Shipping hub near Jakarta aims to speed up gridlock-prone logistics network
JAKARTA — Three Japanese and two Indonesian companies are set to win a $1.2 billion contract to build a port in West Java, Indonesia’s Ministry of Transportation said Sunday, as the country looks to improve a costly and inefficient logistics system.
The port of Patimban is part of a large-scale upgrading of the Java’s transport infrastructure, intended to take the pressure off Jakarta’s Tanjung Priok port and connect with the planned $4.5bn upgrade of the 750km Jakarta–Surabaya rail line.
The contract, worth $1.2 bn, will go to Tokyo contractors Penta-Ocean, Toa Corporation and Rinkai Nissan Construction; the Indonesian companies will be Wijaya Karya, which is 65% state owned, and Jakarta-based Pembangunan Perumahan.
Transportation Minister Budi Karya Sumadi met executives from the consortium on Sunday near the site to notify them formally of their selection.
These companies will handle part of the project’s first phase and will break ground as early as next month.
Costing $3bn in total, the port is expected to have an annual capacity of 7.5 million TEU containers when fully complete in 2027, making it comparable to Antwerp or Los Angeles. It may be able to begin operations as early as next March, one month before Indonesia’s presidential election.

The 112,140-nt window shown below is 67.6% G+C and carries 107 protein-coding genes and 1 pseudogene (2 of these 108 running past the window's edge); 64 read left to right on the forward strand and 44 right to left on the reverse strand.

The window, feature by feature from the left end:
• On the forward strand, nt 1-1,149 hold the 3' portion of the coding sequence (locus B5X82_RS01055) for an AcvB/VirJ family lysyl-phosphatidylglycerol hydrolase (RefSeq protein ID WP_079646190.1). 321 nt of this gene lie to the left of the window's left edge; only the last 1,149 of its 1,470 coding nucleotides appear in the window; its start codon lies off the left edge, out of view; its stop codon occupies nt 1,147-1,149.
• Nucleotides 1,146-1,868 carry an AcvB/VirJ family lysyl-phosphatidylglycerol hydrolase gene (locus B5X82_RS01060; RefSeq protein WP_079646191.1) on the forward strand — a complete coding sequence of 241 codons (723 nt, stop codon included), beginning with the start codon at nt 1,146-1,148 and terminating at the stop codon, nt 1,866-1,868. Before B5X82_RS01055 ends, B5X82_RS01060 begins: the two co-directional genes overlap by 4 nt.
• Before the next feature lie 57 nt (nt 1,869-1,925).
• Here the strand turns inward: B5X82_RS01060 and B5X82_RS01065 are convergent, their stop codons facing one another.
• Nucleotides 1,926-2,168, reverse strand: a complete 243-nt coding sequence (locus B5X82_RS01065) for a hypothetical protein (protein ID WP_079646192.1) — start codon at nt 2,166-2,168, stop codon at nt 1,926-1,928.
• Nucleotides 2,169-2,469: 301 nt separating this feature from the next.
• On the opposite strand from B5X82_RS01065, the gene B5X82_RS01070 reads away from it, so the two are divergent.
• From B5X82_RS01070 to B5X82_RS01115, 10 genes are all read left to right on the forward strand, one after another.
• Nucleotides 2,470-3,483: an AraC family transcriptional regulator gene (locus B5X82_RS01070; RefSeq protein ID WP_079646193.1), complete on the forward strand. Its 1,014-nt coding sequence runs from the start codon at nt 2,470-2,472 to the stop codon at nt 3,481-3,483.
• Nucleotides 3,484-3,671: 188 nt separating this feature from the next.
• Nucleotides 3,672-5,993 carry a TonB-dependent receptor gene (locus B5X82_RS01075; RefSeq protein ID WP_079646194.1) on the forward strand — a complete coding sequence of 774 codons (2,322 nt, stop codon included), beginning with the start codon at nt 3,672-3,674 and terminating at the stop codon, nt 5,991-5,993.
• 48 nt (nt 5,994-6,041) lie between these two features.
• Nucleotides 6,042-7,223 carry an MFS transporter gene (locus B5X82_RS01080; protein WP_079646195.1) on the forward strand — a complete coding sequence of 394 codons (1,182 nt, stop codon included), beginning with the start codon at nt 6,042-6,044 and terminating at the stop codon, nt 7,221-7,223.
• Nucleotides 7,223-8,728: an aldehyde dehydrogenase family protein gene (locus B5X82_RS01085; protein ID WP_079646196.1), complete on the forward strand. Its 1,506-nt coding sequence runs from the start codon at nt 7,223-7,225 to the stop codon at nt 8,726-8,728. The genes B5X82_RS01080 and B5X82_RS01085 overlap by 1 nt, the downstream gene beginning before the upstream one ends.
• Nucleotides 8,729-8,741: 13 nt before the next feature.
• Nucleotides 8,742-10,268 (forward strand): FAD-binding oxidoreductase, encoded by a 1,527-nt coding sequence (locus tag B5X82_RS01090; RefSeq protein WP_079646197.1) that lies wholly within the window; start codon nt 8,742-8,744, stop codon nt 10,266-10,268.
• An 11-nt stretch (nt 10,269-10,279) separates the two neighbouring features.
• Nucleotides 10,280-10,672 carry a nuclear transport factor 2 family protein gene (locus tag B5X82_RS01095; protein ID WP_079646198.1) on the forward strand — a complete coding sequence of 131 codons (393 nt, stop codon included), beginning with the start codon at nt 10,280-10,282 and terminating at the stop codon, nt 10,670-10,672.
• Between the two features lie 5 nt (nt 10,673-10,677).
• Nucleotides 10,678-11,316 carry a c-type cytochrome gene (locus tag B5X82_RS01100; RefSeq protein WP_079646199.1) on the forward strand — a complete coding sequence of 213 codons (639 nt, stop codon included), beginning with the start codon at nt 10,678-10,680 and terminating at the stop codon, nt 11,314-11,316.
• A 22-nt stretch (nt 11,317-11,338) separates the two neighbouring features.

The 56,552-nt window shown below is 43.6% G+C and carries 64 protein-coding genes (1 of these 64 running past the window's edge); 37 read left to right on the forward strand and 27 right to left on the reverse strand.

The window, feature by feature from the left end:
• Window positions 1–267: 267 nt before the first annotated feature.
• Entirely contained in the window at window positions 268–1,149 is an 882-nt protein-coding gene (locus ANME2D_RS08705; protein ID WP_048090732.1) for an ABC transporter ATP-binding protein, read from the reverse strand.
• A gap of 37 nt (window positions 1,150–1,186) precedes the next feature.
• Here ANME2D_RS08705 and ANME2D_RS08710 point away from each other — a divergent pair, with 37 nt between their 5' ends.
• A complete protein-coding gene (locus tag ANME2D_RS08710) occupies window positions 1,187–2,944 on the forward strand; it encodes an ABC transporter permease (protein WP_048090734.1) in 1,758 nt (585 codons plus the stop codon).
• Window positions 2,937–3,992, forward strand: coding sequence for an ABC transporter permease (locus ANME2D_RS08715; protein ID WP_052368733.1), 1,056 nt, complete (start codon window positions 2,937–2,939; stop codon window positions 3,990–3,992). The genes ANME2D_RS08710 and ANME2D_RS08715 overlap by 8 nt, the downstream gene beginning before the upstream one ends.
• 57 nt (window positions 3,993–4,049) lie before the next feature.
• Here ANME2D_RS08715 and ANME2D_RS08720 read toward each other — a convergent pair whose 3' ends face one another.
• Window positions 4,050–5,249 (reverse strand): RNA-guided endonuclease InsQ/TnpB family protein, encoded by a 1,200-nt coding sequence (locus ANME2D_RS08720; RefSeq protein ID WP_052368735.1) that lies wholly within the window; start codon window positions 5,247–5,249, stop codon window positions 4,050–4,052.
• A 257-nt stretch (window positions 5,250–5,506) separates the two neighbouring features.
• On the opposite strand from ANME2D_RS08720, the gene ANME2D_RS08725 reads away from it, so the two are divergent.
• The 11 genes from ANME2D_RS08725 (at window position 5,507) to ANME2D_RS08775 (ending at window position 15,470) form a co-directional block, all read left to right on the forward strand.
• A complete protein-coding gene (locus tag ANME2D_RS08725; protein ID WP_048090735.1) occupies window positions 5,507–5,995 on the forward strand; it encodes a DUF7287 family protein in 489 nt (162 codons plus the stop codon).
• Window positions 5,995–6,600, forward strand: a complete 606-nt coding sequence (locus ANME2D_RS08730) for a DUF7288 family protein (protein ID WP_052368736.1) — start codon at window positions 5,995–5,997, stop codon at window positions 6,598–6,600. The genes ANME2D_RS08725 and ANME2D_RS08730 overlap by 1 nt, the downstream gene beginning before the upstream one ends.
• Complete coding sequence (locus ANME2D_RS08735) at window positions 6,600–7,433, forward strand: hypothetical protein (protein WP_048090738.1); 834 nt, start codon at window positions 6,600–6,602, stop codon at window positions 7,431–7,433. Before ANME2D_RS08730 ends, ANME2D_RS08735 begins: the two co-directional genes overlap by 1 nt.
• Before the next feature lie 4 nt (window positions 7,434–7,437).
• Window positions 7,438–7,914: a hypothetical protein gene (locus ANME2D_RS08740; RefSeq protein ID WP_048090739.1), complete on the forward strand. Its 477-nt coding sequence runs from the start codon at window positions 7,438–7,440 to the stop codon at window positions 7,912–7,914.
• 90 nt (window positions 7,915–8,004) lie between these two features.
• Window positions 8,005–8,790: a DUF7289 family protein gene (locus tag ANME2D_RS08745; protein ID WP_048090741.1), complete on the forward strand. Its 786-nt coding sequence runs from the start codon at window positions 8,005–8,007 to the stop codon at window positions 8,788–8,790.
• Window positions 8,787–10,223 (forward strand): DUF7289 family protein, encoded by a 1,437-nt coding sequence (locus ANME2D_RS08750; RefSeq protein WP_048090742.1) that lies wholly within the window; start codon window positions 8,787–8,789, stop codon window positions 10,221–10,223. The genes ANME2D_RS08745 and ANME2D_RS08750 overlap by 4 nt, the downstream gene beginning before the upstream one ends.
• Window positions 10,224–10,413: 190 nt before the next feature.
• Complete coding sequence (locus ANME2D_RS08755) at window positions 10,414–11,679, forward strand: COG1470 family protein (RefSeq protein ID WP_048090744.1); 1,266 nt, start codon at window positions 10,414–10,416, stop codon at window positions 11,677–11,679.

The port is intended as a transhipment hub for Southeast Asia, and to improve Java’s sclerotic transport networks. According to the Nikkei Asian Review, logistics costs account for well over 20% of the country’s GDP.
One group of beneficiaries will be Japanese car makers at the Karawang Industrial Estate, about 70km west of the port site.
The decision to move ahead with the scheme followed a meeting between Shinzo Abe, the prime minister of Japan, and Indonesian President Joko Widodo at a G7 meeting in Japan in May 2016. The Japan International Cooperation Agency has given the Indonesian government a $1bn loan towards the cost of the scheme.
Elsewhere, in April, a joint venture between Penta-Ocean and Dutch contractor Boskalis was awarded a $890m contract to reclaim land off the coast of Singapore. The construction period of the project is four years and will add 810ha to the island by April 2022.